Have we got a treat for you today - there’s a Cat in the house! Any company that names its entire lineup as various Cats, deserves a closer look. No serious car company would do that so we are glad we had a chance to get up close and personal with none other than Funky Cat GT - yes, that is its official name.ORA Funky Cat GT
ORA is a sub-brand of the Chinese automaker Great Wall Motors. It was established in 2018 to focus purely on electric vehicles. What’s in the name? ORA stands for “Open and Reliable Alternative”. The company adopted Cat as its main theme for the model names after its first car was called uninspiring iQ. The model that followed was called Black Cat and since the customers responded positively to it, the company stuck to the idea.ORA Black Cat - photo by Navigator84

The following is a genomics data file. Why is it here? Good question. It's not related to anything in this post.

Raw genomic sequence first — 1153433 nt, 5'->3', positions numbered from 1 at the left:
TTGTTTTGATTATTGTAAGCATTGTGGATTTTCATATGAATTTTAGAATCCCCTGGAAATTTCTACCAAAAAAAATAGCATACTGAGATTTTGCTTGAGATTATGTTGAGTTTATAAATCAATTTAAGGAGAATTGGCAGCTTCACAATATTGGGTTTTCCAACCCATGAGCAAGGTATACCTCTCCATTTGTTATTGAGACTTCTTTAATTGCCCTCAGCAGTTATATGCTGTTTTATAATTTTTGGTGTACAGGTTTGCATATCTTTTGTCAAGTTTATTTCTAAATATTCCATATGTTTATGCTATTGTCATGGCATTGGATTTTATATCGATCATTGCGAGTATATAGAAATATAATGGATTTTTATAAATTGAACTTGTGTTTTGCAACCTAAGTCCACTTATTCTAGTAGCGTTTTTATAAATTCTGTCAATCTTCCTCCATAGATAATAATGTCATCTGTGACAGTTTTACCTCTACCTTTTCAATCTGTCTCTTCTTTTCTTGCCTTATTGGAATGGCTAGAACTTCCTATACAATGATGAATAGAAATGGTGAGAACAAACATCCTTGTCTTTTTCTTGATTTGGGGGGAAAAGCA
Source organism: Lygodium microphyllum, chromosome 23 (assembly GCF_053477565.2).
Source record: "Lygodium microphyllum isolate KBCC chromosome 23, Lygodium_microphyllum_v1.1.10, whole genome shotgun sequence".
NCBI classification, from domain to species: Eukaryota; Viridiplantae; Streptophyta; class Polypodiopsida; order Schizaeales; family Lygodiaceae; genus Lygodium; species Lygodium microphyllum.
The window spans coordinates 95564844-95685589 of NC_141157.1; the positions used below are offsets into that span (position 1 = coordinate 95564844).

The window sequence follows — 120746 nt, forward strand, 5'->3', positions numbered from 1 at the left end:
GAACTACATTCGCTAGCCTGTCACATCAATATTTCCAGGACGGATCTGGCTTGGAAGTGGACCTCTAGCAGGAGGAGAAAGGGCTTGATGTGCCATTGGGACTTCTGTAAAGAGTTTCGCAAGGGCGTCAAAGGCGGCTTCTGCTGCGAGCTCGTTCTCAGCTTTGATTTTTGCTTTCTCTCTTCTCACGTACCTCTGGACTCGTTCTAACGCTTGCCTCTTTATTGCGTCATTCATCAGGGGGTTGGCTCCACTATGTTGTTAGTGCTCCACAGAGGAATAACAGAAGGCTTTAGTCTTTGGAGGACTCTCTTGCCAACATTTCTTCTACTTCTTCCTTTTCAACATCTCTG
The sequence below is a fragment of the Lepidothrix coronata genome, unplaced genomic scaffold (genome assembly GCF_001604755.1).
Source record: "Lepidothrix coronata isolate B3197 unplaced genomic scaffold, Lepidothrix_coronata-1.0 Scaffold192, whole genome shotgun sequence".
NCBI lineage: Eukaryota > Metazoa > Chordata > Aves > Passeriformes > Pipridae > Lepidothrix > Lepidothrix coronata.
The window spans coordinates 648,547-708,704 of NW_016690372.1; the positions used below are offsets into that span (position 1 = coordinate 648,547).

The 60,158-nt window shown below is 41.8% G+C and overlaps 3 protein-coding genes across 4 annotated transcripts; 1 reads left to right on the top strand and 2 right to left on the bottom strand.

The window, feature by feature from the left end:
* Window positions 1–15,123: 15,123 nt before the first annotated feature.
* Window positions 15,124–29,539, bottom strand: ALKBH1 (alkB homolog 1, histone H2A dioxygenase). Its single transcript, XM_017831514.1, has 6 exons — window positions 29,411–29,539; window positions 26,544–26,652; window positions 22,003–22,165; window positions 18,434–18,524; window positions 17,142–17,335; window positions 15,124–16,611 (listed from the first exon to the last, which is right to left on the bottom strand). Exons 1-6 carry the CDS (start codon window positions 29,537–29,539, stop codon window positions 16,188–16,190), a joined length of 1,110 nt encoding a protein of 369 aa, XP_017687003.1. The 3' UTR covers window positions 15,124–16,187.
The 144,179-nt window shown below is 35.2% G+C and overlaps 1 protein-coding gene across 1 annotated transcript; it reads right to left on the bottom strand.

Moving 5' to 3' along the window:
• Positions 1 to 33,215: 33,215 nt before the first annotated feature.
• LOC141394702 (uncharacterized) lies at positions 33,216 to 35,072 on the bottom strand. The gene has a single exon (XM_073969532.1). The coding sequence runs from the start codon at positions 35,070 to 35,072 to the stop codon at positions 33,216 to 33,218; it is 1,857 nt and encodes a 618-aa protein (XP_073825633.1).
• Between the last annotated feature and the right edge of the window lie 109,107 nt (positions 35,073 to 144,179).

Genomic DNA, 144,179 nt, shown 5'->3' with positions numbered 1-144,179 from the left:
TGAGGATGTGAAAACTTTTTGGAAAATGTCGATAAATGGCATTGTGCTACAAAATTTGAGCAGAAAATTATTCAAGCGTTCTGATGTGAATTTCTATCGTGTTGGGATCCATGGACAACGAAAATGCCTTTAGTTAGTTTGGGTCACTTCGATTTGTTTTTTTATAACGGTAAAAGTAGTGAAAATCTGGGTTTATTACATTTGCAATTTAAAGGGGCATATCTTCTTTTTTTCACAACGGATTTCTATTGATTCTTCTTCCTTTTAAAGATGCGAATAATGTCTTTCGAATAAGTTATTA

Next model was the electric city car White Cat that was then followed by the Good Cat, which we have here today, albeit renamed the Funky Cat for the European market. The last car in the current lineup is the infamous Punk Cat - a stretched, 4-door interpretation of the classic VW Beetle.ORA Punk Cat - photo by JustAnotherCarDesigner
ORA has two upcoming models - Lightning Cat and its first SUV, the Big Cat. Cats are taken seriously in China and ORA has apparently taken the naming idea from Deng Xiaoping’s quote: “No matter if it’s a white or a black cat - as long as it can catch the mice, it is a good cat”. It’s refreshing, brave and very different - name alone forces curiosity. Let’s check it out.ORA Funky Cat GT